Sheryl Crow was a carefree, guitar-toting vocalist who cemented herself as a certified hottie with her debut, Tuesday Night Music Club. She doesn't come from the crop of female sexpots we have to work with these days. She doesn't stumble out of nightclubs at 2 a.m. or flash her panties for the next money hungry paparazzo to snap and sell to any tabloid willing to pay up. (Well, there was that one time at this year's CMT Music Awards ... but she took it in stride as a true accident.) She was popular before being a female singer/songwriter was considered cool. Perhaps one of the most commercially-successful female artists across the board in the last couple decades, Crow is still aboard the success train seven studio albums in, her latest being the country-infused 100 Miles From Memphis.
Before Crow takes a pit stop at Michigan International Speedway for the inaugural MI Fest, she took time out of her way too hectic schedule to chat with us about mommyhood, kids these days and philanthropy.
Why did you say "yes" to performing MI Fest?
I think it's going to be a blast. I love The Raconteurs and I love Ronnie Dunn, I'm really glad to hear he's on the bill. I think it's gonna go over great and I think it will be easy to establish that as a yearly event and I think it's gonna be really fun to be a part of the first one.
We've seen many sides of you over the years; from a cool folk chick to a sunkissed beach babe to a more country version like what we had seen on 100 Miles From Memphis. Who is Sheryl now?
Well, I would say that first and foremost I'm a mom – that informs everything else that I do. I'm pretty productive when it comes to writing and to my music touring. I'm involved in a lot of different causes I care deeply about, first and foremost the environment, and cancer and education. I don't know, I feel like I'm a pretty well-rounded person.
Has adopting two children changed your life?
Oh yea totally. For one thing, the hours. Getting up at 6 a.m. after having played 'til 11, ya know, I don't get quite as much sleep but it's been great, it's been a great summer. We've gone to every water park, every zoo, every kid museum; we've seen Mount Rushmore; we've held snakes at the reptile garden. We've done everything you could do as a kid. We've been to amusement parks. It's been quite the Griswold summer.
I recently read something calling you a "yummy mummy." Does taking care of yourself get harder when you're on the road? What do you do to stay fit?
It is hard on the road. It's mainly hard because I have my kids and morning is the best time to work out but for me, but morning is my kid time. That's when we get up and we get going to museums or whatever the activity it. It's been harder for me to be consistent.
You've done something very few emerging artists get to do these days, and that's finish college and have a normal life before you became a super star. How important were those years in shaping who you are as a musician and do you think young performers these days are missing out?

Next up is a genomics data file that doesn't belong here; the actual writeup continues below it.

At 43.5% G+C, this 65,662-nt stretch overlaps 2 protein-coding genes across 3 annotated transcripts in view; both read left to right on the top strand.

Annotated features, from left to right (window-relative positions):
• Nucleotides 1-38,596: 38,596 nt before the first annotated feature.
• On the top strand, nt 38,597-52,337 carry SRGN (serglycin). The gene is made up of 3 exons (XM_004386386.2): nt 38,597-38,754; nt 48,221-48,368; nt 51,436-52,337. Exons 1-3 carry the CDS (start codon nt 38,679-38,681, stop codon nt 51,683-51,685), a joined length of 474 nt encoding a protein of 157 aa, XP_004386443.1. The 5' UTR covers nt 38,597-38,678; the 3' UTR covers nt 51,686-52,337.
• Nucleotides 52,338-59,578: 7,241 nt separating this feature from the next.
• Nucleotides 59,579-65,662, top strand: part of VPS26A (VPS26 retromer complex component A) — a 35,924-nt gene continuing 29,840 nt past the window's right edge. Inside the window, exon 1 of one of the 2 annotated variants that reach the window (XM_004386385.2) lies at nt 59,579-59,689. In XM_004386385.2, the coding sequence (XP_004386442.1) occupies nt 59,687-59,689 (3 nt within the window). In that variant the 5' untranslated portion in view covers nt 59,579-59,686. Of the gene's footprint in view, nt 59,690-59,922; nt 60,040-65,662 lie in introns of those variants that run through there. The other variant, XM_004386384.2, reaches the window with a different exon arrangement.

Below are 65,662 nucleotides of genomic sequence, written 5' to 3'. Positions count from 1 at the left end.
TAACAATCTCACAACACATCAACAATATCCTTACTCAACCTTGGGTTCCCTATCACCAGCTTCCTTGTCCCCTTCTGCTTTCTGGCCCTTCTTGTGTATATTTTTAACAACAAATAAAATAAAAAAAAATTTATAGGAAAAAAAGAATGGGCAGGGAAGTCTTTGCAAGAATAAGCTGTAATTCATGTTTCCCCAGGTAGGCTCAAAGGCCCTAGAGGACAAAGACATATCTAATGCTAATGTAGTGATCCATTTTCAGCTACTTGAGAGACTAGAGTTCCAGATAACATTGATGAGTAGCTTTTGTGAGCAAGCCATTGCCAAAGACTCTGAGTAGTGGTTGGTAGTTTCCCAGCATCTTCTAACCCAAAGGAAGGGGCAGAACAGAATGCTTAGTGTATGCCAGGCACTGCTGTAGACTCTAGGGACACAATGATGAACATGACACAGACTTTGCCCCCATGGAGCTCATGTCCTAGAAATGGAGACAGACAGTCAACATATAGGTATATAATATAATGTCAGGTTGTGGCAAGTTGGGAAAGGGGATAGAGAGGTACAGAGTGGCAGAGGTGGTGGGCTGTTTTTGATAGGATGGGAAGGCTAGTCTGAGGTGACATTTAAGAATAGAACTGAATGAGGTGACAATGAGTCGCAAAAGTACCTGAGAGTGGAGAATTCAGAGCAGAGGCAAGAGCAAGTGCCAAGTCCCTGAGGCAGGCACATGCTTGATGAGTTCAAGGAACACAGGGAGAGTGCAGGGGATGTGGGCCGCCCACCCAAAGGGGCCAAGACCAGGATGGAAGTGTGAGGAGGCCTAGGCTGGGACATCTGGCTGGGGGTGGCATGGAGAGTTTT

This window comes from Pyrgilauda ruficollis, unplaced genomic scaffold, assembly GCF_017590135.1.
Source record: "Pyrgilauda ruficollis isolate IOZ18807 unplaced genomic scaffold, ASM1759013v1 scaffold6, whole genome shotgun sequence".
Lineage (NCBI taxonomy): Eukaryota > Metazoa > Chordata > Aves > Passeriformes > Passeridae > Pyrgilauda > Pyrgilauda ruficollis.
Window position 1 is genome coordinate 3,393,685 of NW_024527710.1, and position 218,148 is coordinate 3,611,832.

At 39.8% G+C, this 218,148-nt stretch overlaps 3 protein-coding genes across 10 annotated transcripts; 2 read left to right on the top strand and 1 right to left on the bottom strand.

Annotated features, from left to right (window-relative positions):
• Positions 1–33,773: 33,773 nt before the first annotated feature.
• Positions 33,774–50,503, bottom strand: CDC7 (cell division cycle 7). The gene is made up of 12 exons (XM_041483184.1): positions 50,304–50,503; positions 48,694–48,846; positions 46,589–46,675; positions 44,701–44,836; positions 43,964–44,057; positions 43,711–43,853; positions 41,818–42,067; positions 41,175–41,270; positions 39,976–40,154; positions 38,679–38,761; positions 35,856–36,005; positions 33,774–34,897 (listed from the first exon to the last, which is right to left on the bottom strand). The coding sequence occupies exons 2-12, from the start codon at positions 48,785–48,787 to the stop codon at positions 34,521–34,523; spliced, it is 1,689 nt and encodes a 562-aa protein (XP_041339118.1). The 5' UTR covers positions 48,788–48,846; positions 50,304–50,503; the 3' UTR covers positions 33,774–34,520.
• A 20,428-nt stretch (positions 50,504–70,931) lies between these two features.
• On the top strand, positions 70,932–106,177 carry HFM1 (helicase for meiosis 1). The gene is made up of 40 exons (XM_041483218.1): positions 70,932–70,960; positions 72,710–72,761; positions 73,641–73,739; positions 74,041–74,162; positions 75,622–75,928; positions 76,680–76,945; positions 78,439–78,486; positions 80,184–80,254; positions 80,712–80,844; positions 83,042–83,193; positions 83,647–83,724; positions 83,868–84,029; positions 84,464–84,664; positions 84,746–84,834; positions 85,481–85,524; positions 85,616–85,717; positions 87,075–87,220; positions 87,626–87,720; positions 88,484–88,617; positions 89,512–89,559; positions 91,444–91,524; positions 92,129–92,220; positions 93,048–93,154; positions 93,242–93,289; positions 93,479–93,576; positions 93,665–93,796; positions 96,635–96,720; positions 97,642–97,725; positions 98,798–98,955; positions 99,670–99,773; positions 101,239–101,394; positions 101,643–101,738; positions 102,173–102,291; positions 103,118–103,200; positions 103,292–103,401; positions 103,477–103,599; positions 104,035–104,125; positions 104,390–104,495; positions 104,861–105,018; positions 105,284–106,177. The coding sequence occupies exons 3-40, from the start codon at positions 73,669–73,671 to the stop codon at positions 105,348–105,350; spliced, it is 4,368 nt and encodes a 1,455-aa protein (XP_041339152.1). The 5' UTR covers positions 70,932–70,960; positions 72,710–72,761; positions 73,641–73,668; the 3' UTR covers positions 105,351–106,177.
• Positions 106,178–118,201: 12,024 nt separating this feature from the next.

Yea, I think my story is a little bit different. In the history of rock n' roll, generally, they say that rock n' roll is for the young. I can remember the Rolling Stones saying they would definitely not play rock n' roll after 30, they'd be way too old. It is kinda historically always been for the 18, 20, 25-year-olds and I didn't actually get my deal 'til I was 28. I taught school. I think it depends on what your life's dream is. It's difficult to get what that is if you're still trying to figure out who you are. For me, it was definitely advantageous to come out to LA after I had some time to, in my own mind, establish who I was as a person and it helped me to not get caught up in the whole fame trip. It's different now. I think kids grow up wanting to be famous, they grow up wanting to be celebrities. The art of the work kinda takes a backseat to that, it's more about being famous. So ya know, it's moving to a different time.
You've always been involved with charitable organizations and benefits before it seemed like the cool thing to do in Hollywood. What's the importance of giving back to those in need from your perspective?
I feel like it's just good for the spirit for all of us to give back. I think it's part of the cycle of living to leave the campground better than you found it – which is what my parents always raised me to believe. It only makes me feel better about my life and about my success if I can give back. I'm involved with a lot of environmental causes, particularly the NRDC (Natural Resources Defense Council). I'm also involved in numerous breast cancer charities and charities at large. I'm involved in raising money for the education in my hometown, as well as the children's home there. Things along the way – like I [auctioned] off my car to help raise funding for building schools in Joplin, Missouri, which was an area devastated by tornadoes. I think you get involved in things that are meaningful and you have a relationship with in your life and those opportunities kinda present themselves.
Are you currently working on a new album?
Well this tour basically ends I think – I get there September 17 – and after that I'm gonna start thinking about it.
Do you get must writing done on the road or are you more productive at home?
I'm more productive when I'm at home when I can get some quiet. Its definitely more challenging when you have kids on the road and having a few minutes to be inspired is not terribly realistic. | RDW
Sheryl Crow at MI Fest • 9/17, Gates at noon• Michigan International Speedway (MIS) • 12626 U.S. Highway 12, Brooklyn, MI • mi-fest.com • $79, GA; $109, VIP